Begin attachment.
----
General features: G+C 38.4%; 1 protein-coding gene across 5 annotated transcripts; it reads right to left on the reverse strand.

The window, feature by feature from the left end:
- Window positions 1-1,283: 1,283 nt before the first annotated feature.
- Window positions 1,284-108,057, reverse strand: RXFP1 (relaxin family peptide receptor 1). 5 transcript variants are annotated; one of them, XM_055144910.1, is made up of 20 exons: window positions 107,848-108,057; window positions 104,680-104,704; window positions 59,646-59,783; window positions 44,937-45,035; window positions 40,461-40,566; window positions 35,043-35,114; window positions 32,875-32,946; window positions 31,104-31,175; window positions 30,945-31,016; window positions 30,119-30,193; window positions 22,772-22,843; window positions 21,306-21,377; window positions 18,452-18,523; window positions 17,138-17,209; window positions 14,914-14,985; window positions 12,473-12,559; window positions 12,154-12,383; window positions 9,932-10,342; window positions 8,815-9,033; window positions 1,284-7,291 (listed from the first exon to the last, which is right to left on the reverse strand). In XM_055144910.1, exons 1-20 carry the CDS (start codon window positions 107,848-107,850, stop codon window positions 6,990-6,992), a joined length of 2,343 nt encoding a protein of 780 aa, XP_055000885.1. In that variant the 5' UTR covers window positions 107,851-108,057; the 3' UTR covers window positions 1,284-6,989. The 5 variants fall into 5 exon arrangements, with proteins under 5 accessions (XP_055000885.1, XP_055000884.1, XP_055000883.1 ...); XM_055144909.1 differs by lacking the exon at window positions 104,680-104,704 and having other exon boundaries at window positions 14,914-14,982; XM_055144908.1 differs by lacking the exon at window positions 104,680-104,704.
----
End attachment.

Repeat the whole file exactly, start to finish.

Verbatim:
General features: G+C 38.4%; 1 protein-coding gene across 5 annotated transcripts; it reads right to left on the reverse strand.

The window, feature by feature from the left end:
- Window positions 1-1,283: 1,283 nt before the first annotated feature.
- Window positions 1,284-108,057, reverse strand: RXFP1 (relaxin family peptide receptor 1). 5 transcript variants are annotated; one of them, XM_055144910.1, is made up of 20 exons: window positions 107,848-108,057; window positions 104,680-104,704; window positions 59,646-59,783; window positions 44,937-45,035; window positions 40,461-40,566; window positions 35,043-35,114; window positions 32,875-32,946; window positions 31,104-31,175; window positions 30,945-31,016; window positions 30,119-30,193; window positions 22,772-22,843; window positions 21,306-21,377; window positions 18,452-18,523; window positions 17,138-17,209; window positions 14,914-14,985; window positions 12,473-12,559; window positions 12,154-12,383; window positions 9,932-10,342; window positions 8,815-9,033; window positions 1,284-7,291 (listed from the first exon to the last, which is right to left on the reverse strand). In XM_055144910.1, exons 1-20 carry the CDS (start codon window positions 107,848-107,850, stop codon window positions 6,990-6,992), a joined length of 2,343 nt encoding a protein of 780 aa, XP_055000885.1. In that variant the 5' UTR covers window positions 107,851-108,057; the 3' UTR covers window positions 1,284-6,989. The 5 variants fall into 5 exon arrangements, with proteins under 5 accessions (XP_055000885.1, XP_055000884.1, XP_055000883.1 ...); XM_055144909.1 differs by lacking the exon at window positions 104,680-104,704 and having other exon boundaries at window positions 14,914-14,982; XM_055144908.1 differs by lacking the exon at window positions 104,680-104,704.